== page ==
Traits: PHP 5.4’s Must Have Feature

PHP 5.4’s most anticipated feature “Traits” is a mechanism for horizontal code re-use that provides a way to include a set of methods in multiple classes at compile time. Why do we need an alternative to composition, our current mechanism for horizontal code re-use? The problem with composition is that everything happens at run-time, and whenever we use composition, we create a dependency that must be managed. When we attach a Trait to a class, it becomes a part of that class, the way a parent class is a part of its child, only the relationship is not hierarchical. This means that methods that are attached to a class with Traits can be tested like any other method in the class.

The essential characteristics of Traits are these: they are blocks of code that cannot be instantiated, they have a mechanism for controlling visibility and resolving conflict, and they can be nested. That is, a Trait may be composed partially or entirely of other Traits. Let’s take a look at the particulars of these features.

A developer begins by defining methods in a block preceded by the keyword “trait” and an identifier. Once you’ve defined a trait, you import its methods into a class with the keyword “use” followed by the trait name. You can import more than one trait per “use” statement by including multiple trait names separated by commas. Additionally, you can can limit which methods are imported by defining a block following the trait names. The traits feature includes conflict detection, and syntax for indicating which methods to use when you attempt to use more than one trait with the same method. Here is an example:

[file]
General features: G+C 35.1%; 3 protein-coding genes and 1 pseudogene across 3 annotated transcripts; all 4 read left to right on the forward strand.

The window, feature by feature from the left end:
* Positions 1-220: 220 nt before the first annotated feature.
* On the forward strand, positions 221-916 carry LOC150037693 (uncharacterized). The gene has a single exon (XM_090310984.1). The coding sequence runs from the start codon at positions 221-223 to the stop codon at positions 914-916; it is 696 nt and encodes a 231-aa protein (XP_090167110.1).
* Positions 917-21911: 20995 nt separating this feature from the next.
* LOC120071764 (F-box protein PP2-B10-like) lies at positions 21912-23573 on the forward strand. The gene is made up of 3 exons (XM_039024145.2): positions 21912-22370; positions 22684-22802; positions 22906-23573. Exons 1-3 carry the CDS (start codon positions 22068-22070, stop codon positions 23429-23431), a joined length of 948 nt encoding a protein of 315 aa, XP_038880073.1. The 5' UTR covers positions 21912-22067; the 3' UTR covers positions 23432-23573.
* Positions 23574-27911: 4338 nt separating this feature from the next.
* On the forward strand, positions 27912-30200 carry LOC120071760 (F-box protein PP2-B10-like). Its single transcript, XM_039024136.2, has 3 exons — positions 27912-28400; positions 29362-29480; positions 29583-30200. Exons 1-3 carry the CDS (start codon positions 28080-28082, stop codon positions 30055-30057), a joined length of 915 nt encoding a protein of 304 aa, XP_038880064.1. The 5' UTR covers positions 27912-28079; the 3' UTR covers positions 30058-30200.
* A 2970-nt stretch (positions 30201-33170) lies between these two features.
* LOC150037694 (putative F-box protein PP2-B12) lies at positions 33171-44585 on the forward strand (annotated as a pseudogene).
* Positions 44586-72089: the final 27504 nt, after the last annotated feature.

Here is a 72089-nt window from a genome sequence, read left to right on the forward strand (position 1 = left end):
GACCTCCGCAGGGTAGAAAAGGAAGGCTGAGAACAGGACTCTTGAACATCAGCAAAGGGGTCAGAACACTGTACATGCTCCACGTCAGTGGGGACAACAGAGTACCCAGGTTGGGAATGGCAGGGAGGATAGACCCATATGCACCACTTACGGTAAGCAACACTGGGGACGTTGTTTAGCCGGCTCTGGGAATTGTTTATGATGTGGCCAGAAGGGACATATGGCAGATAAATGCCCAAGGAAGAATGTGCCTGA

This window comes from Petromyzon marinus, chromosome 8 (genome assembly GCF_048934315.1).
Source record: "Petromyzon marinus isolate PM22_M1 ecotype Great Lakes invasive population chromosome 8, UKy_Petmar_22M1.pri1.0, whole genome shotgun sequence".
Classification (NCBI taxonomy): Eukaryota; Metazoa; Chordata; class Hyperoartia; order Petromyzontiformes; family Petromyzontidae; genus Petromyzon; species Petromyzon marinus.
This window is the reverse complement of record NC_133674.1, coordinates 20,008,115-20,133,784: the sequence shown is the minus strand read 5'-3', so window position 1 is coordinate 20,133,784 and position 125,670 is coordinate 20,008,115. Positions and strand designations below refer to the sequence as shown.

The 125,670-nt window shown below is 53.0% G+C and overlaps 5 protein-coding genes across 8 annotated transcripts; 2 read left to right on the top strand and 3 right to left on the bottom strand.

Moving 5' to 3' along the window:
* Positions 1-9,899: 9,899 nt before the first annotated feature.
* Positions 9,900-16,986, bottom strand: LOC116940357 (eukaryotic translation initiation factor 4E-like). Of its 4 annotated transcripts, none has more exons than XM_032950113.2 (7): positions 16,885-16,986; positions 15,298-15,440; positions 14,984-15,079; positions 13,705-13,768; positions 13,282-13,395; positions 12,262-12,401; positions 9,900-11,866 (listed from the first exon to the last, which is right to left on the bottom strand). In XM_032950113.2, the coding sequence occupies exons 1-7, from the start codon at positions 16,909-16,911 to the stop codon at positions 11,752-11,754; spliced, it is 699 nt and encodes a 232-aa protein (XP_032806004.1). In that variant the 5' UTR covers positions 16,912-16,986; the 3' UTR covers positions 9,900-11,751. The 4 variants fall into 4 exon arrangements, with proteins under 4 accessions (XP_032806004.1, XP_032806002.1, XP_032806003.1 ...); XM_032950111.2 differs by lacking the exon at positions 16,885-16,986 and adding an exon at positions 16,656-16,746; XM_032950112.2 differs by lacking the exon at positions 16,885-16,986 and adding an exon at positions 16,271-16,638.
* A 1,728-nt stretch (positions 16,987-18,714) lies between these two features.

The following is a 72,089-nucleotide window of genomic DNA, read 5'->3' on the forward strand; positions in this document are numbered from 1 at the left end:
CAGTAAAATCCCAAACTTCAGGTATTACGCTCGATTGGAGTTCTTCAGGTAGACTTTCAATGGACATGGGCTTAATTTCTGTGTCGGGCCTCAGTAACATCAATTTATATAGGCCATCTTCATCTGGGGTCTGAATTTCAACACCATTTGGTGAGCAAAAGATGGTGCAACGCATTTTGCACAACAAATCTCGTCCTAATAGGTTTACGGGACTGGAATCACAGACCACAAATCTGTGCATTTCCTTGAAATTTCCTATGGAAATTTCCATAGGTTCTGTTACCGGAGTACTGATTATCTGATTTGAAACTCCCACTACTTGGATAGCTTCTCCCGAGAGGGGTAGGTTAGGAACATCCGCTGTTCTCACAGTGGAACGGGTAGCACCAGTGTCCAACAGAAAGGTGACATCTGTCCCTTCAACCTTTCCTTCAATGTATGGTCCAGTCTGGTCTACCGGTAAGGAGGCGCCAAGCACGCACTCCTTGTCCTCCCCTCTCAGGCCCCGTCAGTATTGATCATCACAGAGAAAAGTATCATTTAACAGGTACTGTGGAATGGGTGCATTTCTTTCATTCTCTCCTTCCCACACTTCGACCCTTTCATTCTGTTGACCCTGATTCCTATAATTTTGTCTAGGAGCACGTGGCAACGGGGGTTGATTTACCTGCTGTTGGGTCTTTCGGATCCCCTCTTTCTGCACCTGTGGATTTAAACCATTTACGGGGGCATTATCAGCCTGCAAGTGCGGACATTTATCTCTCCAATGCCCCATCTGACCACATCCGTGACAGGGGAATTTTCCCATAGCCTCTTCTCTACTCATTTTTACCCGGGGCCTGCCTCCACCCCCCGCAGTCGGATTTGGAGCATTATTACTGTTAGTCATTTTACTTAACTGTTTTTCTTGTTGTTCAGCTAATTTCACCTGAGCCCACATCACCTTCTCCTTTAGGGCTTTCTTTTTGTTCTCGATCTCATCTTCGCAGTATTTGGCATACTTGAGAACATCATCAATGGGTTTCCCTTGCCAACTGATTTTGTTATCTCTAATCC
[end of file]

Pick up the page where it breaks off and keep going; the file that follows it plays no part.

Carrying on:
trait bigBar {
    public function toString() {
        return implode(', ', $this->_data);
    }
    public bar() {
        return 'Big ' . $this->_bar;
    }
}
 
trait littleBar {
    public bar() {
        return 'Little ' . $this->_bar;
   }
}
 
class foo {
    use bigBar, littleBar {
        bigBar::bar;
        littleBar::bar as smallBar;
    }
}

The first line inside the “use” block resolves the conflict between the bar methods present in both traits. The second line renames littleBar’s “bar” method to smallBar. This makes it possible to use both “bar” methods.

I can imagine horizontal code reuse being messy if one were allowed to import methods from any class into any other class, but the syntax of Traits ensures that developers only use components that are designed for reuse, rather than piecing them together from a variety of sources. Traits will make code easier to maintain, not only because it simplifies re-use in a number of contexts, but also because it simplifies testing.

This is the second minor release of PHP that has added the kind of language features that are commonly associated with major releases. Version 5.3 introduced both namespaces and lambdas, and with the addition of Traits, PHP has gained three truly groundbreaking features in two minor version updates. It will be interesting to see whether the PHP team continues to add major language features with minor releases.

You can read more about Traits here:
https://wiki.php.net/rfc/horizontalreuse

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